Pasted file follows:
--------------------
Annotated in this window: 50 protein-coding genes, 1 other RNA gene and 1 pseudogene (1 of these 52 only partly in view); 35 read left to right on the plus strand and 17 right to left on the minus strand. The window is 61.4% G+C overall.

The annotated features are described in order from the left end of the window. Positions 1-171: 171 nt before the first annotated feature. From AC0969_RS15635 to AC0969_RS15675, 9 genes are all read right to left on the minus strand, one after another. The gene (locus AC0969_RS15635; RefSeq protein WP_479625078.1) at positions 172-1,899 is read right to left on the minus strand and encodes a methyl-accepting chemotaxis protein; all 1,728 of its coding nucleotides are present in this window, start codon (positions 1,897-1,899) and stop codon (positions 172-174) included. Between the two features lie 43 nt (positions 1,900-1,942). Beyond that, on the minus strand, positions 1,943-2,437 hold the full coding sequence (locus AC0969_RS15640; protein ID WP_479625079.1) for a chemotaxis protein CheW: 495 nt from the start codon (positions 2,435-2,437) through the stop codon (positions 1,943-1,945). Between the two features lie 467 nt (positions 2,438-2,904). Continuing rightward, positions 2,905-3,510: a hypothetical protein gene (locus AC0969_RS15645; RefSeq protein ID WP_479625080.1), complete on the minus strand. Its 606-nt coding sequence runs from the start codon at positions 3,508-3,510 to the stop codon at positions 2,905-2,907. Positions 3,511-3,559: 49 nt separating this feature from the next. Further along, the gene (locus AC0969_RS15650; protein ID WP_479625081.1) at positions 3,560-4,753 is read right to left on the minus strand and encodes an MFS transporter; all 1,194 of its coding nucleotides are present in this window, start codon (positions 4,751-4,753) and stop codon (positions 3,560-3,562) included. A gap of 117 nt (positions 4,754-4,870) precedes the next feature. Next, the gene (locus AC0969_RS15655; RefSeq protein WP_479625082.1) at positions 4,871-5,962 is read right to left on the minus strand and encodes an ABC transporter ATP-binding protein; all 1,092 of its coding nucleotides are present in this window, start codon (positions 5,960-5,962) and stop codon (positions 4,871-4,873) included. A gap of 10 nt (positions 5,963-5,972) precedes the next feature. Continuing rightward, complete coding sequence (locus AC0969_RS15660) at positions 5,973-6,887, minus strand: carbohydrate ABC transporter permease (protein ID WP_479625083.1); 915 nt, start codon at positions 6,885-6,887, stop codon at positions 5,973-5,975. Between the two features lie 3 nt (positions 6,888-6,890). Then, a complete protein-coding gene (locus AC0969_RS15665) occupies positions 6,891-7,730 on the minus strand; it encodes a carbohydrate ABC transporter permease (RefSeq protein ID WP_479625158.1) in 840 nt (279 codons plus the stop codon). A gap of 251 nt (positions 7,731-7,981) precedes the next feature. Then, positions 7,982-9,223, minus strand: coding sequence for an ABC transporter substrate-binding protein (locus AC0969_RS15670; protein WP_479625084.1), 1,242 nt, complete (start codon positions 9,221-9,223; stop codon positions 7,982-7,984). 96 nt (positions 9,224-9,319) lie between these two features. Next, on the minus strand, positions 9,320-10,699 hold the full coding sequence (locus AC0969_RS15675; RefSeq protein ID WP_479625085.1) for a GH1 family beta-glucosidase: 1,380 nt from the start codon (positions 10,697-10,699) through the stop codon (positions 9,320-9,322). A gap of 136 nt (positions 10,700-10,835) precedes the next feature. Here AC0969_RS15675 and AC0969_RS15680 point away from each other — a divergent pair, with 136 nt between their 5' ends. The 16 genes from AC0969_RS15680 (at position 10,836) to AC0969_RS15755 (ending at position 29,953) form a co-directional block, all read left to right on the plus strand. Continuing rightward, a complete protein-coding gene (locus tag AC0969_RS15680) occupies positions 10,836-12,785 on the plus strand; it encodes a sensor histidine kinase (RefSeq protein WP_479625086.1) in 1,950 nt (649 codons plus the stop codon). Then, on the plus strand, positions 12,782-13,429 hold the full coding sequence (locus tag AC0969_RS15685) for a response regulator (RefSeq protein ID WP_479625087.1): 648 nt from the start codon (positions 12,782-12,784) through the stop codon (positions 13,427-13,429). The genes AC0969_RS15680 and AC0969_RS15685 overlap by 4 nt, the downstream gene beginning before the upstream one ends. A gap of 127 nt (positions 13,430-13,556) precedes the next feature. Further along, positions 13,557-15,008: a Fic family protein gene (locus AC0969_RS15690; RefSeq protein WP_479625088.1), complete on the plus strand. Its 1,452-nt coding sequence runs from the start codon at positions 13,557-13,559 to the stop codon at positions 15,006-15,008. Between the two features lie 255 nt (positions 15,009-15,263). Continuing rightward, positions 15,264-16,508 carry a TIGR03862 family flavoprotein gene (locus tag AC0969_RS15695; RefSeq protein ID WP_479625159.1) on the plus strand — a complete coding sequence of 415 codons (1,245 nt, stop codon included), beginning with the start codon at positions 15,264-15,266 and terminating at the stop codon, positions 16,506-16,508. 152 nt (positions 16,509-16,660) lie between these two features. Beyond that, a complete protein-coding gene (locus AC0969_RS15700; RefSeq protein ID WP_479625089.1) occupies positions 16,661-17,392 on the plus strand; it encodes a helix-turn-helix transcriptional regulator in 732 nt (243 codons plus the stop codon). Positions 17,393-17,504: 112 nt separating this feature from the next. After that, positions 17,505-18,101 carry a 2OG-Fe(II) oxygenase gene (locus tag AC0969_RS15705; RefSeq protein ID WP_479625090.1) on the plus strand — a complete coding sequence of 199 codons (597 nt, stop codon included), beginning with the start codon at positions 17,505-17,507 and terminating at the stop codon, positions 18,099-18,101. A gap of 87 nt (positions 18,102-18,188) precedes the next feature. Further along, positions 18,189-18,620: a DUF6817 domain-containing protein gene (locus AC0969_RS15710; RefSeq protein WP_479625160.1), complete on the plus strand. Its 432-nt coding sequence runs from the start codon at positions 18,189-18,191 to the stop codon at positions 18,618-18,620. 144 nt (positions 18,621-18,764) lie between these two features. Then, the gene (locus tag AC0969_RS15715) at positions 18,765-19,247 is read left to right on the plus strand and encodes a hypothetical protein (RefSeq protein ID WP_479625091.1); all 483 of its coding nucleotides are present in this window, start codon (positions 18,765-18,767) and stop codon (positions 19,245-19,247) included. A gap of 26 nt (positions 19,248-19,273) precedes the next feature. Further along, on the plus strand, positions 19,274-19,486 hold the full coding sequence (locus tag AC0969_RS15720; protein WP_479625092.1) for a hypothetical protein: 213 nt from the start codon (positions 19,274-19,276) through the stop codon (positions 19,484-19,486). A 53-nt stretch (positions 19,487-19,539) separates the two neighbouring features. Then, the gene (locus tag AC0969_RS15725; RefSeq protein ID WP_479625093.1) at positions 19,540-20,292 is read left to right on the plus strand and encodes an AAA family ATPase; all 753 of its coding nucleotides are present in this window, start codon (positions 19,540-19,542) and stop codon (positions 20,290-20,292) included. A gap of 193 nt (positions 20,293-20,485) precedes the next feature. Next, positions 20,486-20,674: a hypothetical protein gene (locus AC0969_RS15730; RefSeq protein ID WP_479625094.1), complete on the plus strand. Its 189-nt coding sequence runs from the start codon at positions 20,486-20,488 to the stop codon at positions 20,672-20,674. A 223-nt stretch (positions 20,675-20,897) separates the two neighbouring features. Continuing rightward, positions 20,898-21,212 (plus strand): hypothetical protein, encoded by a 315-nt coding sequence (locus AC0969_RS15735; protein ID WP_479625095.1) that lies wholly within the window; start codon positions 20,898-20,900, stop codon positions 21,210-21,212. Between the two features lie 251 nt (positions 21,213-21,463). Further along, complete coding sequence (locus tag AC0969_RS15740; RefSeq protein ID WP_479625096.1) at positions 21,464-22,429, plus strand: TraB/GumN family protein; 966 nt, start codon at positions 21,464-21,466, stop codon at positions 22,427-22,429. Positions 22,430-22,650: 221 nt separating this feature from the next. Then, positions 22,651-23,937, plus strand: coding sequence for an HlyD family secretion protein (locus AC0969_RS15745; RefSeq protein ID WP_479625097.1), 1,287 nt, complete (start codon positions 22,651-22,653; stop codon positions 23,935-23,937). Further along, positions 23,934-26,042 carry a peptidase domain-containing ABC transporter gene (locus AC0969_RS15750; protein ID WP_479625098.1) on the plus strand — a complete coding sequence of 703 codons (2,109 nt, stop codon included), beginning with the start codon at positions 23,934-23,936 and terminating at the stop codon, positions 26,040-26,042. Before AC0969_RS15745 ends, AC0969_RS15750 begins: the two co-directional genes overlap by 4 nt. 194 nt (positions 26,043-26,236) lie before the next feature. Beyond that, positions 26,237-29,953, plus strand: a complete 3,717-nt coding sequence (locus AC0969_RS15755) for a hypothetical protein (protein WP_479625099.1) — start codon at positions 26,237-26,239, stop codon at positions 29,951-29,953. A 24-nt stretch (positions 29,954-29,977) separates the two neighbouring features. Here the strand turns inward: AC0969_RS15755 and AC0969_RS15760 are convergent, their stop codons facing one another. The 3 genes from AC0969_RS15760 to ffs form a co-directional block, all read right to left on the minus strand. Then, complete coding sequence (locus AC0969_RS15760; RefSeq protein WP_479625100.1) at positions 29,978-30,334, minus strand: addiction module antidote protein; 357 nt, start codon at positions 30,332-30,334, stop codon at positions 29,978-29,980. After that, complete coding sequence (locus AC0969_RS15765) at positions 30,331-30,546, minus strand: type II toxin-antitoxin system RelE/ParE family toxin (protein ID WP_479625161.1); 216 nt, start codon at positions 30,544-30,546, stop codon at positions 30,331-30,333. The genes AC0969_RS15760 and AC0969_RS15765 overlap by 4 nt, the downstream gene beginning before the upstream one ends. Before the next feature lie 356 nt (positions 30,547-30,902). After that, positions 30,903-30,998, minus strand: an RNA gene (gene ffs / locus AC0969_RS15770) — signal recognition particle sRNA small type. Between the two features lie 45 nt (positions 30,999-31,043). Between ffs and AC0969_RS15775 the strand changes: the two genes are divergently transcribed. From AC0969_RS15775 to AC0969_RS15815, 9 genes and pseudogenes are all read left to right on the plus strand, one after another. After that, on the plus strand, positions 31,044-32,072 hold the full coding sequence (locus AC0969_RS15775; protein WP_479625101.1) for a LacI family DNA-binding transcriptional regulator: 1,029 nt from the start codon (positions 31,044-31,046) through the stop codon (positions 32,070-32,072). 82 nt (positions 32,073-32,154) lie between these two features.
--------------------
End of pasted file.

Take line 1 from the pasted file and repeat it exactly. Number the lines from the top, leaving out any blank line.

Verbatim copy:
Annotated in this window: 50 protein-coding genes, 1 other RNA gene and 1 pseudogene (1 of these 52 only partly in view); 35 read left to right on the plus strand and 17 right to left on the minus strand. The window is 61.4% G+C overall.